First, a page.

It is quite something to disappear into a landscape that doesn’t exist. So is the use of immersive audio, creating a sense of a place that once was but is no longer. In built-up environments, it can be hard to imagine a soundscape that is any different than what we hear now.
When we complain about the din of noise that surrounds us we imagine escaping into silence. The absence of noise, we imagine, is more akin to the world before sprawl. You won’t find that in the immersive audio experience of “Calling Thunder: The Unsung History of Manhattan.”
Calling Thunder uses a combination of audio and visual techniques to transport listeners into a precolonial Manhattan. The experience is far from quiet. The resulting audio landscape is a rich and textured experience. The oscillation of a fan is replaced with the crack and pop of trees buffered in the wind. The rustle and sway of grass and the call of birds overhead.
The project, “Calling Thunder: The Unsung History of Manhattan” aims to reconnect people with nature, even in an urban landscape like Manhattan. Placing people outside their daily experience can perhaps change their relationship to the impact we have on the natural world. The project was created by Bill McQuay, an audio producer at Cornell Lab of Ornithology and David Al-Ibrahim, a graduate student at the School of Visual Art’s Interaction Design Program.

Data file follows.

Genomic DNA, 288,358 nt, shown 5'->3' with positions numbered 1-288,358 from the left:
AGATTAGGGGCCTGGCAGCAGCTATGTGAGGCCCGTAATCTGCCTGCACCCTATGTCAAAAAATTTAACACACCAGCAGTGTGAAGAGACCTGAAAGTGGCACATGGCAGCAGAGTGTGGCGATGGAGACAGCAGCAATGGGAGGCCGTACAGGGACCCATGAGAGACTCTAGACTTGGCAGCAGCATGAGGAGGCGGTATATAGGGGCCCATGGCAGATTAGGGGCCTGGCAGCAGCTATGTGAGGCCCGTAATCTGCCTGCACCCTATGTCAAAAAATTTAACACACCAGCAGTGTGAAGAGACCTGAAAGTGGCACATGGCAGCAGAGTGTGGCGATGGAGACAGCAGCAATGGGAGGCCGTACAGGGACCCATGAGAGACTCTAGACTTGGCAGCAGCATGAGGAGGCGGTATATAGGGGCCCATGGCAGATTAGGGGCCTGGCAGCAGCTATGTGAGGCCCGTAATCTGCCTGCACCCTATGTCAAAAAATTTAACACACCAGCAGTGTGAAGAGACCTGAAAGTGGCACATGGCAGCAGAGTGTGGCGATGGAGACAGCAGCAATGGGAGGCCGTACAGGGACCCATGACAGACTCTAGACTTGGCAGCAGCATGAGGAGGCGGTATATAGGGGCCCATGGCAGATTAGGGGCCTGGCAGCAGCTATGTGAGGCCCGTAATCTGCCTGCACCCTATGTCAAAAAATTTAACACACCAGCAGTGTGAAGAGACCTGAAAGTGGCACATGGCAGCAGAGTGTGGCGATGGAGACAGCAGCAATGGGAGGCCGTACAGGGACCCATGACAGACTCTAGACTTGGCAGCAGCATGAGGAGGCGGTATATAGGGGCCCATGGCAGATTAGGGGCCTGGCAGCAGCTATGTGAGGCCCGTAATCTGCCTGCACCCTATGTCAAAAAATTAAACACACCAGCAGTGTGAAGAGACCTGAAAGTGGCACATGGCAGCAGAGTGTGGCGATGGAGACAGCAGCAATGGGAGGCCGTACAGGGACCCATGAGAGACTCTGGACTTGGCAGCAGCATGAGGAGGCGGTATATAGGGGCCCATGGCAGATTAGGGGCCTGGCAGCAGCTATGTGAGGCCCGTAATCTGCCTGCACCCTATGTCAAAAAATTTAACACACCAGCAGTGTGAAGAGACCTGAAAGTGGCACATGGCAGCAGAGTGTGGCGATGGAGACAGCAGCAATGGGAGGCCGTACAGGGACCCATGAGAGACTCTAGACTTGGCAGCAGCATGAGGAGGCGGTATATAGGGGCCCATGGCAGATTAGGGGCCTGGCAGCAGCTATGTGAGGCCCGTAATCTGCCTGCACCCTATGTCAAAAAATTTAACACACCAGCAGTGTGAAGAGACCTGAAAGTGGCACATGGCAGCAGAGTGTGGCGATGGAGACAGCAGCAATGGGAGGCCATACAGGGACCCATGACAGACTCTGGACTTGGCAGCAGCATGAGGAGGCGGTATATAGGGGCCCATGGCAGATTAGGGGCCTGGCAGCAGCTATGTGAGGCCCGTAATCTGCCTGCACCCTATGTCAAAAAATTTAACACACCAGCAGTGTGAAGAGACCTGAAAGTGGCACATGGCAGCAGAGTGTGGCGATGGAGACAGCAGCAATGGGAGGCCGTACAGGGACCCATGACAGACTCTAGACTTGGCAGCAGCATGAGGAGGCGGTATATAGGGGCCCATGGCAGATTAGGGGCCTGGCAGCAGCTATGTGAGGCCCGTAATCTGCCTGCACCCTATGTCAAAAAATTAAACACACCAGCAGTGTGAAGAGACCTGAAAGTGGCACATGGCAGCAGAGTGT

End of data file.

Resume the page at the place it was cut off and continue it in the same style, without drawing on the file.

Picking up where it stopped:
Maybe the issues we are presenting – by comparing what Manhattan used to be to what it is now – can spark people to actually want to do something, not just get information but become involved in trying to figure out how can we find a better balance…
– Bill McQuay
Using audio and field recordings from theCornell Lab of Ornithology’s Macaulay Library, McQuay and Al-Ibrahim created immersive audio experience built around four Manhattan locations. Collect Pond Park, The High Line, The American Museum of Natural History, and Inwood Hill Park. Using the work of Eric Sanderson, they recreated locations by identifying the species, ecology, and geology of the spaces in 1609. The species were matched to what was in the audio library, and the recordings were manipulated to recreate the reverberations of a 3-d landscape.
Using binaural audio, the soundscapes were blended with 360 video. The result is an experience that takes you from the busy city into the past.
If Mannahatta existed today as it did then, it would be a national park – it would be the crowning glory of American national parks.
– Dr. Eric Sanderson, Mannahatta: The Natural History of New York